Date of Conferral
Doctor of Business Administration (D.B.A.)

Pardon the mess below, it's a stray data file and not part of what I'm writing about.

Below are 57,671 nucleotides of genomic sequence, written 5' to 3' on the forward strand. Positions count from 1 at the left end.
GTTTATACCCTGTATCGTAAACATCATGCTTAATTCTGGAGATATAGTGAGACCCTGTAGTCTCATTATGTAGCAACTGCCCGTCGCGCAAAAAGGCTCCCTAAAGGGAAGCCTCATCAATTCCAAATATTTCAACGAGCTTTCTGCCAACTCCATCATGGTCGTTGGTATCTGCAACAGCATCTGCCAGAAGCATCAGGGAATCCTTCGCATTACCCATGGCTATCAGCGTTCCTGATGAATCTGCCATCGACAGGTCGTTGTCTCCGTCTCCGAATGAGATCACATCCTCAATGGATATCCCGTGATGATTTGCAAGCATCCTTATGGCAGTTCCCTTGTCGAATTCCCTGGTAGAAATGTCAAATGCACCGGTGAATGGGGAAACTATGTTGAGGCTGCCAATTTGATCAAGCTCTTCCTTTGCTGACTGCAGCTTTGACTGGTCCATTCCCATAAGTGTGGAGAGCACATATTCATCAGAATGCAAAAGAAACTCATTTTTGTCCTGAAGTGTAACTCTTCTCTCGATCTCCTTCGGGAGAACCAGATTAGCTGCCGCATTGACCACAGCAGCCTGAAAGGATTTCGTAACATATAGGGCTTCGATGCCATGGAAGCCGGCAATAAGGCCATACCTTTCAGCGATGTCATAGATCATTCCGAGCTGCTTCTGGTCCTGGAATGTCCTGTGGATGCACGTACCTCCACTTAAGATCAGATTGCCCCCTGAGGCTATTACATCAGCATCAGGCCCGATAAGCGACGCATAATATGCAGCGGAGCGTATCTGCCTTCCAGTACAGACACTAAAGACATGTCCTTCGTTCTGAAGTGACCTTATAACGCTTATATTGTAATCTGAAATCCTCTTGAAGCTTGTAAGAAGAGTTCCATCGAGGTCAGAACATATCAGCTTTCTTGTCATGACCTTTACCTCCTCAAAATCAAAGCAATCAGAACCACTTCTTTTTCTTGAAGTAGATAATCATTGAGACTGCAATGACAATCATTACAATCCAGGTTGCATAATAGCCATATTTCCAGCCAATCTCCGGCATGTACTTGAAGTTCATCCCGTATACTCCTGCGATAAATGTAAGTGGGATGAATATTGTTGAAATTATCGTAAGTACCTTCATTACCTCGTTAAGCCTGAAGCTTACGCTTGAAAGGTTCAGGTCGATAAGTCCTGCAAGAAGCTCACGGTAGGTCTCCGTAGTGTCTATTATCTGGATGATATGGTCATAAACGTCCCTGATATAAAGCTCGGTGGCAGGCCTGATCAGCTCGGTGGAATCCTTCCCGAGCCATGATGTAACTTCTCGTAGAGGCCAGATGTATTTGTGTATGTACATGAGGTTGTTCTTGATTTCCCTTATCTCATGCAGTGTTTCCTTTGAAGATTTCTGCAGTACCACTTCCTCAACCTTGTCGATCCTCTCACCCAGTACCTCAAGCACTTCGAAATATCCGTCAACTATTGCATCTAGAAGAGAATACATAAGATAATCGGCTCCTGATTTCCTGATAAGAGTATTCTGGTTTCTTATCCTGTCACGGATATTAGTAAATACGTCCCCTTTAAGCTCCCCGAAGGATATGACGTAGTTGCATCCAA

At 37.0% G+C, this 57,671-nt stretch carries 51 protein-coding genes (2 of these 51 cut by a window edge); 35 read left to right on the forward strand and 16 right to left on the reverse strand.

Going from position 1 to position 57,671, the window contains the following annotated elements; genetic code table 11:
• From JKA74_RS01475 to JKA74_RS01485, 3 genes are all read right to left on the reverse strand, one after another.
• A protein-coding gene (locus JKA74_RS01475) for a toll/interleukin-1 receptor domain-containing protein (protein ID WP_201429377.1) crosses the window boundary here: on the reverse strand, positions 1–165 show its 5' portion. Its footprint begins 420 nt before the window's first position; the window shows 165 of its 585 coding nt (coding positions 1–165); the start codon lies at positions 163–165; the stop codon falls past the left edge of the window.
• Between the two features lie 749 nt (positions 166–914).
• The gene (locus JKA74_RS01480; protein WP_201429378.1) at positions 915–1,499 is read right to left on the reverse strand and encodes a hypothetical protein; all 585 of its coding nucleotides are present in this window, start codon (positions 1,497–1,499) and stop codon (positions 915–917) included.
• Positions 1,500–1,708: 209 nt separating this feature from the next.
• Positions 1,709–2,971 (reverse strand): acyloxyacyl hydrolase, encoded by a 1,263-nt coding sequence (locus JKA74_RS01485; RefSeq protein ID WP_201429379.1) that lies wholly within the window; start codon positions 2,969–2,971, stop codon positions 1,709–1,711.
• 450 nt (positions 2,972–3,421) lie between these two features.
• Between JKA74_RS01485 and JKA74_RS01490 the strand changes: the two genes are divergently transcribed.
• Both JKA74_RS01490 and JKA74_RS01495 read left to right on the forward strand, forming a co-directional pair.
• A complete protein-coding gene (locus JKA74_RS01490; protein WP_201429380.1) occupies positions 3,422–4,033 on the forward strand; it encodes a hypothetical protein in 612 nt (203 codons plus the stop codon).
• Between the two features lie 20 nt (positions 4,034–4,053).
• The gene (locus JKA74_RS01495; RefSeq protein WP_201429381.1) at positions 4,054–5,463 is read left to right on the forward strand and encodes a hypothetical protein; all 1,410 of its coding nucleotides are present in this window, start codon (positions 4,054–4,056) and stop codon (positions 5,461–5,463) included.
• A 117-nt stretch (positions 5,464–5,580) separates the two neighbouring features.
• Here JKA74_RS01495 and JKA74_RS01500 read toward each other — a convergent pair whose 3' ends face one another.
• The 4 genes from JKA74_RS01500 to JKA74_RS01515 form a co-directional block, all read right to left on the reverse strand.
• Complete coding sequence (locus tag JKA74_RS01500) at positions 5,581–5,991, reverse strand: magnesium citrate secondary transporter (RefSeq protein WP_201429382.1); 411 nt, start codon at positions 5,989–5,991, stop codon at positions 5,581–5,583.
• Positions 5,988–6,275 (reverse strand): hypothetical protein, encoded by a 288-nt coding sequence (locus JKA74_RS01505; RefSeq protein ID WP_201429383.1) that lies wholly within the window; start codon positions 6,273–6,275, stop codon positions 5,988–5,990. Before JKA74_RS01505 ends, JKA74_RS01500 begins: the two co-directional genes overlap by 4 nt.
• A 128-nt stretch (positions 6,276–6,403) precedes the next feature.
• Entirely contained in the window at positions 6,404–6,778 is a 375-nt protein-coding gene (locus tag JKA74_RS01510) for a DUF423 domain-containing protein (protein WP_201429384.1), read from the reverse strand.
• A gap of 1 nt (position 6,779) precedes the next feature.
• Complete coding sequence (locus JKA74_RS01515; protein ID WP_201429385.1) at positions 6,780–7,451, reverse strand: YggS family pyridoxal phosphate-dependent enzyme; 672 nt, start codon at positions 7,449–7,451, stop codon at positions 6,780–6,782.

Some business owners lack experience balancing corporate social responsibility (CSR) and shareholder profitability. Grounded in stakeholder theory, the purpose of this phenomenological study was to explore business owners' experiences regarding balancing corporate social responsibility of hiring ex-inmates and shareholder profitability. The target population included 20 business owners in Newark, New Jersey who integrated CSR as part of their firms' formal business plans, were committed to hiring ex-inmates, and feared the consequential loss of profit such engagement might incur. Data were collected using in-depth semistructured interviews and analyzed using the modified van Kaam method. Three prominent themes included social perceptions of ex-inmate integrity, impact of business sector on the feasibility of hiring ex-inmates, and responsibility to shareholders and customers as stakeholders. Employers, ex-inmates, and communities benefit from business leaders who implement programs that educate communities about the benefits of welcoming ex-inmates into the workforce. Members of communities can be informed by seminars, advertisements, and distribution of literature that ex-inmates who find employment are less likely to recidivate or become (along with their families) burdens on public resources. Employment is a means of reintegrating ex-inmates into society such that an assumed destructive enemy of the community is converted into a productive member of the society. Social implications include the potential to assist ex-inmates to search for employment, reduce the likelihood of ex-inmate recidivism and become resourceful to the community, assist employers to perform CSR, and take advantage of tax incentives.